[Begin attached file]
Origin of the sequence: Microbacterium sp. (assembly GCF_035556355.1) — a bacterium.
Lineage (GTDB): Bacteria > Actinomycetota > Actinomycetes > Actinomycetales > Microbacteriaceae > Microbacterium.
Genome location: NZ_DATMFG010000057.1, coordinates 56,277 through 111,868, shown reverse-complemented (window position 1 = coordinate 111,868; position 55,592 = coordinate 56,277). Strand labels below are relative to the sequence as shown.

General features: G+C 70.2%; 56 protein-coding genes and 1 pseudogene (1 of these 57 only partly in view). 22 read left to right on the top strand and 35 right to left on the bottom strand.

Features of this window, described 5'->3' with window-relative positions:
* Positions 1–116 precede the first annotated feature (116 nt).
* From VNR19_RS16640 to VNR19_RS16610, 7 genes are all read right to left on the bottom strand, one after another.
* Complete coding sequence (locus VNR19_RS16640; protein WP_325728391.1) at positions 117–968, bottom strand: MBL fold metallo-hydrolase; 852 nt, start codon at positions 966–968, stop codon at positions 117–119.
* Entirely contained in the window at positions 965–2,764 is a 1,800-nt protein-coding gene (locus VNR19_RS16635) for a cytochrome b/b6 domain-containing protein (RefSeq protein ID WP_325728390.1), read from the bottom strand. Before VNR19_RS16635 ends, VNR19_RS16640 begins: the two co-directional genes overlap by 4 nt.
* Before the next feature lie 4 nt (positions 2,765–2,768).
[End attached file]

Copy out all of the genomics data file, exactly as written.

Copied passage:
Origin of the sequence: Microbacterium sp. (assembly GCF_035556355.1) — a bacterium.
Lineage (GTDB): Bacteria > Actinomycetota > Actinomycetes > Actinomycetales > Microbacteriaceae > Microbacterium.
Genome location: NZ_DATMFG010000057.1, coordinates 56,277 through 111,868, shown reverse-complemented (window position 1 = coordinate 111,868; position 55,592 = coordinate 56,277). Strand labels below are relative to the sequence as shown.

General features: G+C 70.2%; 56 protein-coding genes and 1 pseudogene (1 of these 57 only partly in view). 22 read left to right on the top strand and 35 right to left on the bottom strand.

Features of this window, described 5'->3' with window-relative positions:
* Positions 1–116 precede the first annotated feature (116 nt).
* From VNR19_RS16640 to VNR19_RS16610, 7 genes are all read right to left on the bottom strand, one after another.
* Complete coding sequence (locus VNR19_RS16640; protein WP_325728391.1) at positions 117–968, bottom strand: MBL fold metallo-hydrolase; 852 nt, start codon at positions 966–968, stop codon at positions 117–119.
* Entirely contained in the window at positions 965–2,764 is a 1,800-nt protein-coding gene (locus VNR19_RS16635) for a cytochrome b/b6 domain-containing protein (RefSeq protein ID WP_325728390.1), read from the bottom strand. Before VNR19_RS16635 ends, VNR19_RS16640 begins: the two co-directional genes overlap by 4 nt.
* Before the next feature lie 4 nt (positions 2,765–2,768).